Sunday, March 20, 2011

"Resistant" Starch?

As we have already learned, starch that we eat is digested at different rates. The starch in potatoes, cereals, and baked goods digests very rapidly. Other starchy foods, such as beans, barley, or long grained brown rice, are digested more slowly, and cause a much slower and lower blood sugar rise. Resistant starch actually goes all the way through the small intestine without being digested at all. In this way, it is more like fiber, and in some cases is classified and labeled as fiber.

Here are 3 types resistant starch:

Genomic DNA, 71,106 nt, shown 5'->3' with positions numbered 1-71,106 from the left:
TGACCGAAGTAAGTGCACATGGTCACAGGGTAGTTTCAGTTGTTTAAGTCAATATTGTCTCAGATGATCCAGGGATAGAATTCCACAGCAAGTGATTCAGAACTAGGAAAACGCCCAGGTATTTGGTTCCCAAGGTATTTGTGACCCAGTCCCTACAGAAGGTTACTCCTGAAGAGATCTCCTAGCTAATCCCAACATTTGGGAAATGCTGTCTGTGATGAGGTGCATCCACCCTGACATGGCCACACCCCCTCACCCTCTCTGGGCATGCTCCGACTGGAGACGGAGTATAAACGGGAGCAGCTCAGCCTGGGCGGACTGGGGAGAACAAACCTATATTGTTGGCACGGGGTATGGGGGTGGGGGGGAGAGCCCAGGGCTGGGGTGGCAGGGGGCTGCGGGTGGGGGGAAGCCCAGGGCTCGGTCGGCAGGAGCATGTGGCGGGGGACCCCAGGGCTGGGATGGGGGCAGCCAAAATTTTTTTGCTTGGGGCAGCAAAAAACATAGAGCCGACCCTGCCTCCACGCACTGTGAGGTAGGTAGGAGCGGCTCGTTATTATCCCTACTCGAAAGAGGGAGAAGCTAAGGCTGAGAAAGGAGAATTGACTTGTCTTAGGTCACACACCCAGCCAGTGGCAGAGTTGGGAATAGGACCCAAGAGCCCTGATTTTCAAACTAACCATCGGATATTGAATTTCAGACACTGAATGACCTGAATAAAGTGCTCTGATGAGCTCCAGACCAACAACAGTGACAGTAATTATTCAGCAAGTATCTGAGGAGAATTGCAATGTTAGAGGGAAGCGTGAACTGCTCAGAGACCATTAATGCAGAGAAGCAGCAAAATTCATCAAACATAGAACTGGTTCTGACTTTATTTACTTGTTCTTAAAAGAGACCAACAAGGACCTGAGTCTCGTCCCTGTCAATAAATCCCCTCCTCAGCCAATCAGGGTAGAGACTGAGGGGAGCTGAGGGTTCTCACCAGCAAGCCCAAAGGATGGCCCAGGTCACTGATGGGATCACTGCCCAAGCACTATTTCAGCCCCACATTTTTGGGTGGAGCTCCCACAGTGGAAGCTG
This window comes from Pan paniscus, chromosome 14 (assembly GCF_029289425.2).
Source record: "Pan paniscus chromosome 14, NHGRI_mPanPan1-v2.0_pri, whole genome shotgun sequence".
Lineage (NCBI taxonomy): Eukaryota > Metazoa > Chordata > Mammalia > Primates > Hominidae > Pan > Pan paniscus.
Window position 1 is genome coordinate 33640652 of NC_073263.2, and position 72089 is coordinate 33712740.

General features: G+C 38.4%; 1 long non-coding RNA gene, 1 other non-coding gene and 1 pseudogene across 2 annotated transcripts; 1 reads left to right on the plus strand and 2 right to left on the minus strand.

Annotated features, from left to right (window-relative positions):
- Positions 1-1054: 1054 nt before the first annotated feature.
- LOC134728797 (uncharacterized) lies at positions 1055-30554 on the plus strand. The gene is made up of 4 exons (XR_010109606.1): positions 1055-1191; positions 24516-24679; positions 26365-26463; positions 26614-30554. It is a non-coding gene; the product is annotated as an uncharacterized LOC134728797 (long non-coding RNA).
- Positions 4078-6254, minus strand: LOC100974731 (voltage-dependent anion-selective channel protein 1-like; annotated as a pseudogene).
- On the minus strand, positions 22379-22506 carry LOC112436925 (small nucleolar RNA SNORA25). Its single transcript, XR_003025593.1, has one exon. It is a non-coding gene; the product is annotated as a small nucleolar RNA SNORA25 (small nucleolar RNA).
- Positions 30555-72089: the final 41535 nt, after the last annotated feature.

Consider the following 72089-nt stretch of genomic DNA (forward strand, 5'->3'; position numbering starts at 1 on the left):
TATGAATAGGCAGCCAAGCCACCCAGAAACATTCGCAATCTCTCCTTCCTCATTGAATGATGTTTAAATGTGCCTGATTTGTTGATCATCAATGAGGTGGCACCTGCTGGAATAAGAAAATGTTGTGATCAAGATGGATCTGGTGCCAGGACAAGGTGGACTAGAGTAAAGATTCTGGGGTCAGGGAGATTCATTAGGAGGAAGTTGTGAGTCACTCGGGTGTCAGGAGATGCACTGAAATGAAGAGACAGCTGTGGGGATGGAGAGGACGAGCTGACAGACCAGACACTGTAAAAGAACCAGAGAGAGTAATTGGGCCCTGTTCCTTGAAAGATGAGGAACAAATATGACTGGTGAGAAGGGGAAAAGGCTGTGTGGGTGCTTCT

1.      Starch that is difficult for the digestive process to reach, often due to a fibrous "shell". Grains and legumes which are cooked intact are an example. Also, some altered starches, such as Hi-Maize corn starch, are in both this category and the next.

2.      Some foods, such as unripe bananas, raw potatoes, and plantains, have a type of starch which our digestive enzymes can't break down.

3.      Small amounts of resistant starch (about 5% of the total) are produced when some starchy cooked foods, such as potatoes and rice, are allowed to cool before eating, (think cold potato salad with low-fat mayo or mustard)

3 Reasons to add RS to your diet:
·      Promotes "good" bacteria, and supresses "bad" bacteria and their toxic products.
·      Promotes bowel regularity.
·      Resistant starch in a meal is associated with less fat storage after that meal.

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